Another addition to the Spring Cleaning series, this time I blew the dust of my bottle of Chareau Aloe Liqueur. This is a super fresh eau de vie made in California with a slight minty finish. Its the perfect modifier to a lot of classic cocktails, much like st. Germaine, there is really no excuse for it to be languishing at the back of my bar.
While you can easily add Chareau to your gin and tonic or margarita, why take the easy way? That being said, this cocktail might be an example of trying too hard. Its not that this was a bad cocktail, its just that it could be better, and I’m not sure how to get it there. But it looked so pretty that I had to post it. Let’s just call this one a work in progress.
2 oz. Amass Impeachment peach vodka
1 oz. Chareau Aloe liqueur
2-3 dashes Angostura bitters
Combine the vodka and Chareau in a shaker with ice and shake until very chilled. Strain into a martini glass and season with 2-3 dashes of bitters.
I have become obsessed with Gucci’s last few seasons, and I can’t get enough of the 1970’s aesthetic, the color blocking and the oversized florals. Since a wardrobe comprised exclusively of Gucci is not really within my budget I thought I would have some fun throwing together some outfits that are inspired by it instead. I paired an over-sized blazer from Everlane belted over an A.L.c. pleated midi skirt to create a modern take on a skirt suit. The slouchy suede Vince Camuto boots and a pair of calypso curvy hoops from Demarson New York keep the outfit from feeling too stuffy.
While it looks like the Tom Collin’s was most likely created almost a century prior, it was very popular during the 1970’s. Originally made with Old Tom gin or Plymouth gin, it turns out there is a whole family of Collins cocktails. There is some dispute that a Collins made with London Dry Gin is actually called a John Collins, or is that with Bourbon? You see the problem. Its undoubtably the simplicity of the the Tom Collins, made even easier with the over-sweetened Collins mixes of the time, that made it such a favorite during the disco fulled ’70's. Bonus points to anyone who can guess where the quote from the title is from!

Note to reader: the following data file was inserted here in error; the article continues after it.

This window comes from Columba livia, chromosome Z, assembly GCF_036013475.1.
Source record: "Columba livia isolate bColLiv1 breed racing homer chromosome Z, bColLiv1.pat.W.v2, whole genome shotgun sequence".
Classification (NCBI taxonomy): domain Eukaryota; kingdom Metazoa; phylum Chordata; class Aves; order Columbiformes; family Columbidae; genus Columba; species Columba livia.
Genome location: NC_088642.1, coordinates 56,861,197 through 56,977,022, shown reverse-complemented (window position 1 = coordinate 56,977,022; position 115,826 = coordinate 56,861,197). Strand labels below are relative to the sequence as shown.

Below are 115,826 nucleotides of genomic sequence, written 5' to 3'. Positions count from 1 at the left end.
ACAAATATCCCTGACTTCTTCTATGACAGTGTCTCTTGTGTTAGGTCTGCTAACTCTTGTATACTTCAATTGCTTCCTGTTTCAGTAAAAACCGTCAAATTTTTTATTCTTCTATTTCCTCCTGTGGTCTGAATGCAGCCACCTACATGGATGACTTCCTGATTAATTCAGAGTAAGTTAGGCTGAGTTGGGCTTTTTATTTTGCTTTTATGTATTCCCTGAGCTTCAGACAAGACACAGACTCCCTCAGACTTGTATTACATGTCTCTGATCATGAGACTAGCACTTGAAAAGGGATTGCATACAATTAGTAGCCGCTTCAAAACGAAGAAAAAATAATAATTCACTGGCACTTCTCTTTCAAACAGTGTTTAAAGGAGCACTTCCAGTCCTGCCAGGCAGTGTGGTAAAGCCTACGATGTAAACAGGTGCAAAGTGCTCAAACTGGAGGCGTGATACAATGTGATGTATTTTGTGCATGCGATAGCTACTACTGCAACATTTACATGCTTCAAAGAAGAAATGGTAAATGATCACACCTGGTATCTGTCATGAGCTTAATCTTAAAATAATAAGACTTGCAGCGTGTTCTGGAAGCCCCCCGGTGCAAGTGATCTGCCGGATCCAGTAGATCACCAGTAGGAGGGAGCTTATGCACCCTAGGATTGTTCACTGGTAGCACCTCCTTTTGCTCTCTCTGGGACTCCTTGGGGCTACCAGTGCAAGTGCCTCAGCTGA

1 1/2 oz. London dry gin
3/4 oz. lemon juice
1/2 oz. simple syrup
4 oz. club soda
Orange slice and Cherry
Combine all ingredients, except the soda, in a shaker and shake until chilled. Strain in to tall glass filled with ice and top with club soda. Garnish with an orange slice and cherries.
Recently I’ve started using Rent-the-runways unlimited service, which allows you to rent several pieces of clothing or accessories each month. I get to satisfy my urge to shop without having to worry about overflowing my closet or making bad choices, and I get to try out brands for fit, sizing, quality and comfort before I commit. I’ve been looking at this Doen dress for a while now, and when I saw it on the site I knew I had to give it a try. I love it so much I bought it (for 85% off the retail price)!
Okay, there are no lemons in a Pisco Sour, though if that’s what you’ve got go for it. Pisco is a brandy made in the wine regions of Chile and Peru. Its new to me, and it’s nothing like the brandy’s that I’m familiar with. I find Pisco is much lighter, brighter and more fruit forward in flavor. The Pisco Sour is probably the most commonly known Pisco cocktail and its the perfect introduction.
2 oz. Capurro Pisco
1 oz. lime juice
1/2 oz. simple syrup